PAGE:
The program will run throughout the rest of school year, with students receiving a minimum of three hours of tutoring per week in math and two hours a week in literacy. It will offer a virtual option as well, in cases where there are no in-person tutors available due to geography or health and safety reasons. The specific program model will vary based on the location; the majority of the Y Alliance programs occur in schools, while the Boys & Girls Clubs tend to offer programming at their own sites. 

To ensure that the program stays effective, TCNJ is making some programmatic changes to improve student learning based on what they learned from the summer program. This includes: 

  • Using a core curriculum with a stronger scope and sequence, as well as more robust training and coaching for tutors
  • Migrating to a versatile tutoring platform to provide agility to the tutors and coaches when needed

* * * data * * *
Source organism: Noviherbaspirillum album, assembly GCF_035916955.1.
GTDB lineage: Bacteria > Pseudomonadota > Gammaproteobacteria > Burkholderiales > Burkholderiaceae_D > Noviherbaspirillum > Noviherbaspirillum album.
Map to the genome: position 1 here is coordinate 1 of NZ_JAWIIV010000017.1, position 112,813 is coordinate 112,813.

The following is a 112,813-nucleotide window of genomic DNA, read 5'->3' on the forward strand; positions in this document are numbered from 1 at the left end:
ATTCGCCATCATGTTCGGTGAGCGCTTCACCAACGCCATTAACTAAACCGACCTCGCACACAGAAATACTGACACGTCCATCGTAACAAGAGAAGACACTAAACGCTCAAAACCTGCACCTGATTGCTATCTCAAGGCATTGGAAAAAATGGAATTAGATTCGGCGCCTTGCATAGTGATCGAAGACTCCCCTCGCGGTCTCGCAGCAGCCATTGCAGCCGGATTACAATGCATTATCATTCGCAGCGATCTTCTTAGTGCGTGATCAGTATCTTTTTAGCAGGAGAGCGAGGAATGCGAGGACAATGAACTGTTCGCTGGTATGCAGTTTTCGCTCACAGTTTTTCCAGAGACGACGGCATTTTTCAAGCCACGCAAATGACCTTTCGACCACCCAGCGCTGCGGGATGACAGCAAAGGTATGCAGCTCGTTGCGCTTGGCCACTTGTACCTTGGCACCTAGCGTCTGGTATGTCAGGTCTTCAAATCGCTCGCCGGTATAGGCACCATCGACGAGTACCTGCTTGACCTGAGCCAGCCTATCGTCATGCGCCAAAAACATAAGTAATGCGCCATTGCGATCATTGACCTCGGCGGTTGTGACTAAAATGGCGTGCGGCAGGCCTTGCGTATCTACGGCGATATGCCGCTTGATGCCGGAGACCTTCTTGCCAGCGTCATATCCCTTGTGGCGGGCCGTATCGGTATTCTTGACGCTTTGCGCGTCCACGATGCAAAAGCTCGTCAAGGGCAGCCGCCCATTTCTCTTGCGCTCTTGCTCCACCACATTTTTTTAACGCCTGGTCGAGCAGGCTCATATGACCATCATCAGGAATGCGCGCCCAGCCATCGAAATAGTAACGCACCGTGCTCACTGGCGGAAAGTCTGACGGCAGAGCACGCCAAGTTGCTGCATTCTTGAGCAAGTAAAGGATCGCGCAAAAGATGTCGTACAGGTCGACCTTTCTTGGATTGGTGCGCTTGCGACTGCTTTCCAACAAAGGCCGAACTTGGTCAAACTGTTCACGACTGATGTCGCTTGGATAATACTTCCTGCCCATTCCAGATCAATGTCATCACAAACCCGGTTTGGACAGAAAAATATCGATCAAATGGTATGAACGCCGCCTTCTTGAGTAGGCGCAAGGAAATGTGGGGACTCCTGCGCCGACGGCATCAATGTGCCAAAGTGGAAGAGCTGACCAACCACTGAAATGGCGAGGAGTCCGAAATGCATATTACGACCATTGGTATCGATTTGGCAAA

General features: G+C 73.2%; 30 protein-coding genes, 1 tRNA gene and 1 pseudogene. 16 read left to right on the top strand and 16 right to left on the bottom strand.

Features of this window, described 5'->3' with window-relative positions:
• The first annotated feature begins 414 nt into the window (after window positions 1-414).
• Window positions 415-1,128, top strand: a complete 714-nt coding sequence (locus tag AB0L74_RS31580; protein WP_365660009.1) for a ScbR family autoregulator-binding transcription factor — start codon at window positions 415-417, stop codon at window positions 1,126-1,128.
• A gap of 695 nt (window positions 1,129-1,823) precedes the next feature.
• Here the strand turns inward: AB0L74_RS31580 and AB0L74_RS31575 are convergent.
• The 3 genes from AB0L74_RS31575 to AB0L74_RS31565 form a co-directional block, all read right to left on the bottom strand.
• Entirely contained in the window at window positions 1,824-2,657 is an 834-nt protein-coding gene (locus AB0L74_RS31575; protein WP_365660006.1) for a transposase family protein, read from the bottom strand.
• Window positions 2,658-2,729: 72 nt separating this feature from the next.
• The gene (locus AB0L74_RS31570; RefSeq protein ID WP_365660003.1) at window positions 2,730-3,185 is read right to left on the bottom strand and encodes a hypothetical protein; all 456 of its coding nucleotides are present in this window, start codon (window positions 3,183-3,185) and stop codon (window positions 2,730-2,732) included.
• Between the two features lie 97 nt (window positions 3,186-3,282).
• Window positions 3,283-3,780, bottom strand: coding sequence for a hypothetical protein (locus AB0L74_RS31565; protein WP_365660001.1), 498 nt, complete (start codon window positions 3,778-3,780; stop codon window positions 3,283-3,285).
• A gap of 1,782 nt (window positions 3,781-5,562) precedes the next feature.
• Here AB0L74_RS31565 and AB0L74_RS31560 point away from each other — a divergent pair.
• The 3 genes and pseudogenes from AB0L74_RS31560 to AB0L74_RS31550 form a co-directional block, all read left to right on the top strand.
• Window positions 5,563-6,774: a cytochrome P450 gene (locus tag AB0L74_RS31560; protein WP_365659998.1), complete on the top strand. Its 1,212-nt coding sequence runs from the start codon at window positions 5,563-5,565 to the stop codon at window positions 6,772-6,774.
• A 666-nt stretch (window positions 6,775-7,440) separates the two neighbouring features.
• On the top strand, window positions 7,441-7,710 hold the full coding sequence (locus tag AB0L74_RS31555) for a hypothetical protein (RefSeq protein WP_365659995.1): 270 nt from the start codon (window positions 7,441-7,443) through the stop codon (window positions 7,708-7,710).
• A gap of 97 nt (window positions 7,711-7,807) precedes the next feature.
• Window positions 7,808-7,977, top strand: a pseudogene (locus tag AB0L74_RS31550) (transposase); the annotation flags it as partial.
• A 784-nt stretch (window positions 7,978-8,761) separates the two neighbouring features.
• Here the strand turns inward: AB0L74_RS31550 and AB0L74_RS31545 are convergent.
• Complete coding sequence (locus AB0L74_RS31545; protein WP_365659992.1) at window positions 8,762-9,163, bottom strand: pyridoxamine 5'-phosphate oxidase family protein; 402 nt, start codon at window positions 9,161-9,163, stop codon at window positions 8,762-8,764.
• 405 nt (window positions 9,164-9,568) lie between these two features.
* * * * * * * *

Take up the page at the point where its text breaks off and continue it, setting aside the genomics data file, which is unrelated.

• Adding a literacy curriculum to the tutoring program for K-2 scholars
  • Adding coaches to the field teams to work 1:1 with tutors

“The addition of a literacy curriculum for our K-2 scholars is a welcome and needed component. Even in math, reading is a necessary skill. If one cannot read fluently, math becomes even more difficult. We are delighted to continue to work with Illustrative Mathematics and Fun Factor, while adding this much-needed component to our toolbox,” added Bassett.

Based on the impact to-date, we are confident that this program will result in achievement gains for even more New Jersey students. Please reach out if you want to learn more about the NJ Tutoring Corps or are interested in joining us in supporting the program with ongoing funding.